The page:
McElroy saw the survival school training as an equivalent to going through hard times in life, adding that overcoming difficult times is a good thing.
“They’re not necessarily fun when you’re going through them, but when you make it through it, it’s the sense of accomplishment that you overcame something difficult and you are now prepared for other challenges that may come your way,” she said.
“The whole saying, ‘what doesn’t kill you, makes you stronger,’ there’s a bit of truth to it,” she continued.
Serving for 21 years, McElroy moved around from education and training commands, to an army post, to an air refueling wing, and other major commands. Each station she experienced had different missions, which she said opened her mindset to become a better leader.
“With each assignment, I’ve learned different ways of doing different things,” she said. “I got to experience different cultures. The way the local population talks, acts, the foods they eat; it changes your perspective the more you’re exposed to it. Those experiences brought new opportunities to learn about and understand people.”
She added, “Of the people you’re leading, many of them may not necessarily be exactly like you. If you experience different cultures, it’s sometimes easier to relate to where Airmen come from and what factors drive and shape them.”
Malmstrom is McElroy’s first intercontinental ballistic missile mission base, which is unique from other duties she has previously served.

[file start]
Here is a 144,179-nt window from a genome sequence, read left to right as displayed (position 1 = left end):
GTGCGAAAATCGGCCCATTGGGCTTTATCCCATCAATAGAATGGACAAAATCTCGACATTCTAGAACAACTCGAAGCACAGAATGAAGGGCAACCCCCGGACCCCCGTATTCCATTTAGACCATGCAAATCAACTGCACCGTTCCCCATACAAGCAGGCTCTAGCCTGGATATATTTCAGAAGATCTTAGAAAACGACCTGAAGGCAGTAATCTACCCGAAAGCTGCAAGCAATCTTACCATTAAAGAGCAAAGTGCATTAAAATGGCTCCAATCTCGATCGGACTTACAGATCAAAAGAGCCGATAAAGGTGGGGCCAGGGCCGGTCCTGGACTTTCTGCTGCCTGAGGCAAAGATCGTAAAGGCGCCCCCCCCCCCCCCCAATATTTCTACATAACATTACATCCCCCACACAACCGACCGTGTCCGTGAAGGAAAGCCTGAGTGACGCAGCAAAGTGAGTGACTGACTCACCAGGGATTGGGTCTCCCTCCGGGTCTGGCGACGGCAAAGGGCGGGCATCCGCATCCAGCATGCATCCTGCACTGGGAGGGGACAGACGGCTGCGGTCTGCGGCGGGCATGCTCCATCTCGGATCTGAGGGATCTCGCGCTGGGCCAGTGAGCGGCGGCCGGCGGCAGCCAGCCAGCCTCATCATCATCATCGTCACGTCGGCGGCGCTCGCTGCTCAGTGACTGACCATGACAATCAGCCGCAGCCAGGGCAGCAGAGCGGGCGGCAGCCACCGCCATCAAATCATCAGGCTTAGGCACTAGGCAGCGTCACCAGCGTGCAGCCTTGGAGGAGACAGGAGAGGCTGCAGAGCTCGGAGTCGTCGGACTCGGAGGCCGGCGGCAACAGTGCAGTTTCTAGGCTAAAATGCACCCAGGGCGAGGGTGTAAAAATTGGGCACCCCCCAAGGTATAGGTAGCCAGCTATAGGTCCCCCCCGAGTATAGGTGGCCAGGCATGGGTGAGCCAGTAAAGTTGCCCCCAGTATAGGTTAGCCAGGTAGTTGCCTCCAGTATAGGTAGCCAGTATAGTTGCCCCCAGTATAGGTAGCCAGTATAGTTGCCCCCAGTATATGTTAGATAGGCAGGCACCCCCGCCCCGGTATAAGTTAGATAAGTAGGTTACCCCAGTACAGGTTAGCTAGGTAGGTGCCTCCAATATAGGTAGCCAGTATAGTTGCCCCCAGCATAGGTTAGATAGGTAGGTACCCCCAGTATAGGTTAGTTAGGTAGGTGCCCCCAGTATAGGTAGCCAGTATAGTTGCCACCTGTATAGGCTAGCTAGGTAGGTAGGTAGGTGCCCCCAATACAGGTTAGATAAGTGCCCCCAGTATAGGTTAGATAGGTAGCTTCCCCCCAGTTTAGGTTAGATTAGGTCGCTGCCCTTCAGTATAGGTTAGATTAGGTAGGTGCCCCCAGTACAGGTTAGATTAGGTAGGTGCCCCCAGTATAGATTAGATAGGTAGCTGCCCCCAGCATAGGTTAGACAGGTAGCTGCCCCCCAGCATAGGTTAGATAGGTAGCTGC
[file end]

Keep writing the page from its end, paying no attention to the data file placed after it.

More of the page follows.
It was sometimes challenging to someone who doesn’t directly work or support nuclear systems to understand the complex mission, according to McElroy, but she learns every day.
“I started spending time going to the field with the defenders and maintainers, going to missile alert facilities and talking to the chefs, seeing where Airmen sleep and what an actual capsule looks like,” she said.
“It’s important for our Airmen to understand how our mission works and all the people it takes to make this critical wartime mission successful,” she added.
As the newest command chief, she says her goals are to help out Airmen as much as possible. She’s also aiming to help everyone find people they connect with.
“If I could only pick one thing for people to have in their life that’ll help them be resilient, I would say it would be healthy relationships,” she said. “What helps people get through tough times in their life are those relationships with family and friends who support you, love you and help make you stronger.”
To help with her initiative, a new feature will soon be available, called “Get Out There” which lists local clubs and organizations, allowing Airmen to use a centralized hub to find groups of people who share similar interests.
Her other goals include ensuring Airmen and their families feel cared about, are taken care of, and Airmen feel inspired by something. Whether it is being inspired by pride in their work centers, or being recognized for growth and accomplishments.
“At the end of the day, I truly want to be there to assist Airmen or help to make their life better,” she said. “I feel blessed to have this opportunity and there is no other place my family and I would rather be than here at Malmstrom.”